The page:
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Year : 2023  |  Volume : 11  |  Issue : 2  |  Page : 81-86

Clinical and microbiological profile of pediatric infectious keratitis

1 Department of Cornea and Anterior Segment, CL Gupta Eye Institute, Moradabad, Uttar Pradesh, India
2 Department of Pediatric Ophthalmology, Strabismus and Neuro-Ophthalmology, CL Gupta Eye Institute, Moradabad, Uttar Pradesh, India
3 Department of Microbiology, CL Gupta Eye Institute, Moradabad, Uttar Pradesh, India
4 Department of Clinical Research, CL Gupta Eye Institute, Moradabad, Uttar Pradesh, India

Correspondence Address:
Ajit Kumar
Department of Cornea, Anterior Segment and Refractive Surgery, CL Gupta Eye Institute, Ram Ganga Vihar, Phase 2 (Ext), Moradabad - 244 001, Uttar Pradesh
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Source of Support: None, Conflict of Interest: None

DOI: 10.4103/jcor.jcor_70_22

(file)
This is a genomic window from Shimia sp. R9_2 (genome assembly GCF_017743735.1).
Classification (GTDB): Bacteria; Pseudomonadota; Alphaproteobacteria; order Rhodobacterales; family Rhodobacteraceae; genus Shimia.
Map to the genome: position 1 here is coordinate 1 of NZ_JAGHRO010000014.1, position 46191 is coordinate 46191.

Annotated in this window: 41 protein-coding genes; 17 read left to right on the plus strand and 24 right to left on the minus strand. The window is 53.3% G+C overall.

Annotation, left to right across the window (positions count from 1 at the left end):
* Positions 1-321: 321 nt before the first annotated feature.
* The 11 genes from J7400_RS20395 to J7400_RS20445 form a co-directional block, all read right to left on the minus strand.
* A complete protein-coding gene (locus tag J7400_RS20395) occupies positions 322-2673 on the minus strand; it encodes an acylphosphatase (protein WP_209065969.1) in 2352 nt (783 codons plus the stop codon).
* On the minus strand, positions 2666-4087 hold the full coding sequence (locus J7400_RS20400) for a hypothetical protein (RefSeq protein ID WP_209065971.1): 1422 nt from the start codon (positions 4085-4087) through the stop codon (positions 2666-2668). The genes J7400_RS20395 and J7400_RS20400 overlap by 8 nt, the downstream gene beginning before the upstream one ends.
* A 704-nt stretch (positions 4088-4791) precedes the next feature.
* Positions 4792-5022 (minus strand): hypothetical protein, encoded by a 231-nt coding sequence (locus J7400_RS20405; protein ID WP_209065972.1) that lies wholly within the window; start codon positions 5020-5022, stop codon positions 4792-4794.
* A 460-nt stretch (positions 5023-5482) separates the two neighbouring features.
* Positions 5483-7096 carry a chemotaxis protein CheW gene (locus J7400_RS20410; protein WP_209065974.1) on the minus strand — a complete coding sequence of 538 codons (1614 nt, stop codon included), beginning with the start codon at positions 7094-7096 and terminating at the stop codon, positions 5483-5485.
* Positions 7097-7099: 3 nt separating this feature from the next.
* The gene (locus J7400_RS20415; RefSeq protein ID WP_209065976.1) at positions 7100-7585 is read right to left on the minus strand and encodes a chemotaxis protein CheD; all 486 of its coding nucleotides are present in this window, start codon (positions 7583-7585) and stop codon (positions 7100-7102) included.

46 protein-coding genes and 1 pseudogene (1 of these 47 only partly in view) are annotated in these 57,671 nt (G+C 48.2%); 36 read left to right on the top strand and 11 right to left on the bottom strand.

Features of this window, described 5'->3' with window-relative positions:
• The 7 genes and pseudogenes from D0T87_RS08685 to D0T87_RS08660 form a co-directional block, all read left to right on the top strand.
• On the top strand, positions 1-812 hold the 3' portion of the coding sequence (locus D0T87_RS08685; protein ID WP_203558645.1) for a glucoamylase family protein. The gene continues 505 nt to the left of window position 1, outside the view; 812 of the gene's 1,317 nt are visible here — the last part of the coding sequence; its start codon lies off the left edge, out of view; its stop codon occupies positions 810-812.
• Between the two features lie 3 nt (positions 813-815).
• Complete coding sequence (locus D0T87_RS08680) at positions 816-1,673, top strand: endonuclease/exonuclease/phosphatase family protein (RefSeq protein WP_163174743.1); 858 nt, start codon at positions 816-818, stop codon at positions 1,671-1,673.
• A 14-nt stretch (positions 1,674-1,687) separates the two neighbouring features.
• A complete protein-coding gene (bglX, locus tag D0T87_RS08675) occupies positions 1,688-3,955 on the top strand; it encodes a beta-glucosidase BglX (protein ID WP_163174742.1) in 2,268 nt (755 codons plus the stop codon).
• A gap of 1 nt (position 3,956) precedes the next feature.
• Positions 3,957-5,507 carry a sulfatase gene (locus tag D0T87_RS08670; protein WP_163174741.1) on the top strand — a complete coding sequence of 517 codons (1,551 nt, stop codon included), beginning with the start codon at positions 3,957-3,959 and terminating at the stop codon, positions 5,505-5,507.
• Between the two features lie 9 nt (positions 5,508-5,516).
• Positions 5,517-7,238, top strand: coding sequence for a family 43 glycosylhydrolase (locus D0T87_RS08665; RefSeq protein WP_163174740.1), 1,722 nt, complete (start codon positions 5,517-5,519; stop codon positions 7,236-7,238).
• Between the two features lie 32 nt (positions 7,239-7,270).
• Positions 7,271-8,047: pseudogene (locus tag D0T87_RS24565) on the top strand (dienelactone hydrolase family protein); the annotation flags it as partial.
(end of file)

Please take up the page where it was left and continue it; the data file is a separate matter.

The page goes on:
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Purpose: Corneal ulcers are more prevalent in tropical developing countries. The purpose of this study is to report the risk factors, microbiological profile, and treatment outcomes of infectious keratitis in children. Materials and Methods: Retrospective case series of 77 consecutive children aged 16 years or younger with a diagnosis of infectious keratitis treated at the cornea service of a tertiary eye care institute. Patient demographics, predisposing factors, microbial susceptibility, microbial smear and culture results, clinical course, and visual outcomes were analyzed. Results: The average age of patients was 9.1 years (range 8 days–16 years). The mean time from the onset of symptoms to the ophthalmological examination was 14.6 (18.9) days. The most common associated risk factor was ocular trauma (n = 32, 43%). A total of 32 (32/77, 42%) eyes were positive on the smear examination. Bacterial infection was reported in 30 (30/77, 39%) and fungal infection was reported in 9 (9/77, 12%) children. Staphylococcus was the most commonly isolated organism (13/39, 33%) followed by Streptococcus (9/39, 23%), Pseudomonas (6/39, 15%), and Fusarium spp. (6/39, 15%). Curvularia spp. was also identified in 3 (3/39, 8%) eyes. Nineteen (19/77, 25%) children require surgical intervention. Therapeutic penetrating keratoplasty was needed in two children. Conclusion: Contrary to previous reports, bacteria are more frequent etiological organisms than fungi causing pediatric infectious keratitis in this study population. Staphylococcus spp. was the most predominant causative organism. Curvularia was not identified in previously reported studies from India. Most of the patients were managed medically. Surgical intervention was less frequent.

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